Chinese startup Pimax is working on a virtual reality headset called the “Pimax 8K” that looks to address a couple of minor gripes about VR – pixel density and field of view (FOV).

Although the company is calling it an “8K” headset, it is not truly 8K (7,680 x 4,320). It is actually two 4K screens (3,840 x 2,160) joined in such a way as to make a display that is 7,680 x 2,160. Essentially it is doubling the pixel count of 4K (horizontally), and creating a broader virtual screen that provides a 200-degree FOV. For comparison, the Oculus Rift is 1,080 x 1,200 per eye with a 110-degree FOV.

Field of view is important for immersion. The wider the FOV, the harder it is to see the edge of the screen. In other words, seeing that blank blackness out of the corner of your eye is no longer going to be hanging there pulling you out of the game.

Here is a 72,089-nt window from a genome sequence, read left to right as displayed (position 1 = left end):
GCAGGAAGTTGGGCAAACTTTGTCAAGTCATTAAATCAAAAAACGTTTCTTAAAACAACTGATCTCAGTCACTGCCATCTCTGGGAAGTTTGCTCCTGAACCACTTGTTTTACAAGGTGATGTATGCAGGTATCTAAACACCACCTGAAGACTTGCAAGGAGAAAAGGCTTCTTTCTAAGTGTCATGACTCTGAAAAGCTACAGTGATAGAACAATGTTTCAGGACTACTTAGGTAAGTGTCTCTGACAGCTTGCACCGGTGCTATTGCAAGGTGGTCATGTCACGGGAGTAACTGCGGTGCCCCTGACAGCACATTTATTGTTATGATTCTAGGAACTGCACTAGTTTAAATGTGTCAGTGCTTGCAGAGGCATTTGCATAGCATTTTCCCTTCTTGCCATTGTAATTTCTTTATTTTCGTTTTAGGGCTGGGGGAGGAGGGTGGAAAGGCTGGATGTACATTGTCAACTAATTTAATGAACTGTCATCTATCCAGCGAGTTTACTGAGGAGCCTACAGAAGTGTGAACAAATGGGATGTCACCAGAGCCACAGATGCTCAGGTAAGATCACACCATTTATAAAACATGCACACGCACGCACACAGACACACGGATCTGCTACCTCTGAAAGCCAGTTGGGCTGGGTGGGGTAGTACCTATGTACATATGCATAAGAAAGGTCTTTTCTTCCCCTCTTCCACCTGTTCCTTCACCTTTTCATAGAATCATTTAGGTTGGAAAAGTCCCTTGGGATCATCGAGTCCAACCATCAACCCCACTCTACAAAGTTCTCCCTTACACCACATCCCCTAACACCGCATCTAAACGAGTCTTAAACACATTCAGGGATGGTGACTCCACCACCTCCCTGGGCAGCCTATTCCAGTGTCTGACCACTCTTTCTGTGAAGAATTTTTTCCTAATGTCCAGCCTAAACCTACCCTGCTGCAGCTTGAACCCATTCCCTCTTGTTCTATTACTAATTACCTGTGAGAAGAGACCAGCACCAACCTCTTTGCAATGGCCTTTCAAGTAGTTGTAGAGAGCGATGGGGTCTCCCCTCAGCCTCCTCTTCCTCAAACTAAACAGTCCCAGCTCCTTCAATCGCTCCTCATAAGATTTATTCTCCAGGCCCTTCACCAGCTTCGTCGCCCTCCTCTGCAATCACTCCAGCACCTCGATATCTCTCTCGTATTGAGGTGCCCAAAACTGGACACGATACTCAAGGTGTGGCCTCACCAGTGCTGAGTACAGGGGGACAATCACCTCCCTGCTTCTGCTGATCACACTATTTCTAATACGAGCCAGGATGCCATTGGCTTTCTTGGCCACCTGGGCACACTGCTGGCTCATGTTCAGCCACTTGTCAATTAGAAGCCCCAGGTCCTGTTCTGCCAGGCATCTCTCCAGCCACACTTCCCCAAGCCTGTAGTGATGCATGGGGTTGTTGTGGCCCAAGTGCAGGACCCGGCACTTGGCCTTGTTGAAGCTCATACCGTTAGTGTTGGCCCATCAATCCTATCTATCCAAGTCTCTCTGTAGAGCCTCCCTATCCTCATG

Pimax claims the headset provides six times the resolution of visors currently offered with 16.6 million pixels. That is an impressive number but what about pixel density?


Example of the screen-door effect (Image via Engadget)

One problem that VR has always struggled with is the "screen-door effect." Your eyes are so close to the display panels in the headset that they can sometimes see the tiny gaps between pixels. This effect is like looking through a screen door.

Pimax does not list the pixel density in its specs but claims to use a technology called “customized low persistence liquid panels.” These CLPL screens are a proprietary LCD rather than OLED. They reportedly sacrifice a bit of contrast and color temperature to gain pixel density without having to increase processing power.

Speaking of processing power; the headset can run on a GTX 980/1070 or AMD Radeon R9 Nano or better graphics card which is in line with current VR requirements. Pimax also claims that over 700 games and movies are already compatible with the device.

The Pimax 8K will be launching in January starting at around $500. Unfortunately, that is just for the headset alone. Pimax calls their VR unit “modular,” but what that really means is that you have to shell out additional money for the controllers and base station. Those will cost you another $300.